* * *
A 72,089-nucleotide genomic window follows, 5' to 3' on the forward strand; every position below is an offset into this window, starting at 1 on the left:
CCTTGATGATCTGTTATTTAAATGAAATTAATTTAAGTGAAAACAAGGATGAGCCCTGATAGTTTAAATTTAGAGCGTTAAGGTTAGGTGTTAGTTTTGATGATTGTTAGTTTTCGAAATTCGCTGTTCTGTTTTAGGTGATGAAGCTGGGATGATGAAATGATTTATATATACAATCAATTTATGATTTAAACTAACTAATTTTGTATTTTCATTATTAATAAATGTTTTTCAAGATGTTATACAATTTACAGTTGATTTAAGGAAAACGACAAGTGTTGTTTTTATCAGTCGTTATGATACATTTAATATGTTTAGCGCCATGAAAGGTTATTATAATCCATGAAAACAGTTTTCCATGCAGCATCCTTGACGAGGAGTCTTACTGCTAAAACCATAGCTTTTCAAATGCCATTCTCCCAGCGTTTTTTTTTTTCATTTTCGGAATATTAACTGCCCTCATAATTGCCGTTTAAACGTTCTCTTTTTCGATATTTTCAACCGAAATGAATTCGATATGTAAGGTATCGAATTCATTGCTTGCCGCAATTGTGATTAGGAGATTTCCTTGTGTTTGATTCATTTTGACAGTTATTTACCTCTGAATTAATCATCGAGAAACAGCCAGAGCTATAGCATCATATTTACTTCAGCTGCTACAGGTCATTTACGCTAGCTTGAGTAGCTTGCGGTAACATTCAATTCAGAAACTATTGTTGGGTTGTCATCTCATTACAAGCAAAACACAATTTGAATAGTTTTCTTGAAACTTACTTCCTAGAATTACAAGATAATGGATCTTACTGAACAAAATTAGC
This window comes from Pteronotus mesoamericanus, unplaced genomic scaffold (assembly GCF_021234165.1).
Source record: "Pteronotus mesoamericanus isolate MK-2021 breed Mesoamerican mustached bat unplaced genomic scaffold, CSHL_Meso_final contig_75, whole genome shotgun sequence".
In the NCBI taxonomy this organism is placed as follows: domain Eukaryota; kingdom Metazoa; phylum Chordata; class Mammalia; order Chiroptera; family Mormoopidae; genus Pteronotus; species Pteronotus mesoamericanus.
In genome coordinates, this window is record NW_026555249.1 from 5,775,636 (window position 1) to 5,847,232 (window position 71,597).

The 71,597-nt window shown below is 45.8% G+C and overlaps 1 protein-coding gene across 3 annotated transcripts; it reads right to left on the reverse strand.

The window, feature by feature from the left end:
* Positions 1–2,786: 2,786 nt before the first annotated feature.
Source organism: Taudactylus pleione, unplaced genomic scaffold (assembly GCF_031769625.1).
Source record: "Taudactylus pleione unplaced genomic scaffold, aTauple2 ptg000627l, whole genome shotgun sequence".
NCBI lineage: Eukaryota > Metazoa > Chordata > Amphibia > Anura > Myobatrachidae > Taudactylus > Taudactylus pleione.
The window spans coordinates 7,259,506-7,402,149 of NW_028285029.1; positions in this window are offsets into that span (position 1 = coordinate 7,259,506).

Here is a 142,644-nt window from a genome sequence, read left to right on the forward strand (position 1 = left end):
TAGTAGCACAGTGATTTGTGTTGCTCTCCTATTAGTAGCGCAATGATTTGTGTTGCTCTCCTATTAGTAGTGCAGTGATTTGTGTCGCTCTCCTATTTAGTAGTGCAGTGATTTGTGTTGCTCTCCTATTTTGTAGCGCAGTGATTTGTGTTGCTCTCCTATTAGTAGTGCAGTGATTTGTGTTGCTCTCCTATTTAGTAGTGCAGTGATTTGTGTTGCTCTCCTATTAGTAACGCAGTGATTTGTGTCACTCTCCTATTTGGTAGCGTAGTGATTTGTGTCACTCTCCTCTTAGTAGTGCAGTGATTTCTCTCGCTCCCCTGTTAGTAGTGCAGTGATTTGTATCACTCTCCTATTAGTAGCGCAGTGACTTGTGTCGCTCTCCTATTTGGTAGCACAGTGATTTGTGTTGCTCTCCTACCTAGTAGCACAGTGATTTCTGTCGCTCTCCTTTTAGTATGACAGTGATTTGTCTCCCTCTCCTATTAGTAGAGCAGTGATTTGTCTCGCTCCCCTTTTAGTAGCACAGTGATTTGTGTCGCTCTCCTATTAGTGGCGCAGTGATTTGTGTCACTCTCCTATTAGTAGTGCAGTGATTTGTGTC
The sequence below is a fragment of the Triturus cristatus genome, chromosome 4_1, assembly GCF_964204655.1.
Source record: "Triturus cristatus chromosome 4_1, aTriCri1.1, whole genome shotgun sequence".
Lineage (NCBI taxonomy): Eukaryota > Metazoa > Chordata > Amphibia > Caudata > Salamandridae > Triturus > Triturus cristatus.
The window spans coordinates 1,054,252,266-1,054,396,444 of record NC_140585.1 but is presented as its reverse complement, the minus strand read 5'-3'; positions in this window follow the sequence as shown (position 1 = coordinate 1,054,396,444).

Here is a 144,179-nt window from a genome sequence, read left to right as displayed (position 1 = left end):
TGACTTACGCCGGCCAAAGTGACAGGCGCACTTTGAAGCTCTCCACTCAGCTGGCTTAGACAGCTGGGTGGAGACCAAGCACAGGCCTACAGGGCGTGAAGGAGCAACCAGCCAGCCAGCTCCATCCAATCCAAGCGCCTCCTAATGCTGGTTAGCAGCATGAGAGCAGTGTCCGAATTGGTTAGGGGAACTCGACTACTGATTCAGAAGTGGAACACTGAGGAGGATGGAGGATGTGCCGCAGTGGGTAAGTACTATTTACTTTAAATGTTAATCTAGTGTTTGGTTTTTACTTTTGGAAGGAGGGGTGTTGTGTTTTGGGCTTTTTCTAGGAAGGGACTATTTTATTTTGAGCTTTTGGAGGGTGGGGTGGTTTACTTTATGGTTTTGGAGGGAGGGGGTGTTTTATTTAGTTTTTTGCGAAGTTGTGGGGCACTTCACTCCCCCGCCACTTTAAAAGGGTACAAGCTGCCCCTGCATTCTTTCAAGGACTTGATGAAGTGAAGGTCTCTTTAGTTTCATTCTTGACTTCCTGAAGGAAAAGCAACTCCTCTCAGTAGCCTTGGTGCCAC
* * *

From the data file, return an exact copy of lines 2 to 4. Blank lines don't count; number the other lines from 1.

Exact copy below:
CCTTGATGATCTGTTATTTAAATGAAATTAATTTAAGTGAAAACAAGGATGAGCCCTGATAGTTTAAATTTAGAGCGTTAAGGTTAGGTGTTAGTTTTGATGATTGTTAGTTTTCGAAATTCGCTGTTCTGTTTTAGGTGATGAAGCTGGGATGATGAAATGATTTATATATACAATCAATTTATGATTTAAACTAACTAATTTTGTATTTTCATTATTAATAAATGTTTTTCAAGATGTTATACAATTTACAGTTGATTTAAGGAAAACGACAAGTGTTGTTTTTATCAGTCGTTATGATACATTTAATATGTTTAGCGCCATGAAAGGTTATTATAATCCATGAAAACAGTTTTCCATGCAGCATCCTTGACGAGGAGTCTTACTGCTAAAACCATAGCTTTTCAAATGCCATTCTCCCAGCGTTTTTTTTTTTCATTTTCGGAATATTAACTGCCCTCATAATTGCCGTTTAAACGTTCTCTTTTTCGATATTTTCAACCGAAATGAATTCGATATGTAAGGTATCGAATTCATTGCTTGCCGCAATTGTGATTAGGAGATTTCCTTGTGTTTGATTCATTTTGACAGTTATTTACCTCTGAATTAATCATCGAGAAACAGCCAGAGCTATAGCATCATATTTACTTCAGCTGCTACAGGTCATTTACGCTAGCTTGAGTAGCTTGCGGTAACATTCAATTCAGAAACTATTGTTGGGTTGTCATCTCATTACAAGCAAAACACAATTTGAATAGTTTTCTTGAAACTTACTTCCTAGAATTACAAGATAATGGATCTTACTGAACAAAATTAGC
This window comes from Pteronotus mesoamericanus, unplaced genomic scaffold (assembly GCF_021234165.1).
Source record: "Pteronotus mesoamericanus isolate MK-2021 breed Mesoamerican mustached bat unplaced genomic scaffold, CSHL_Meso_final contig_75, whole genome shotgun sequence".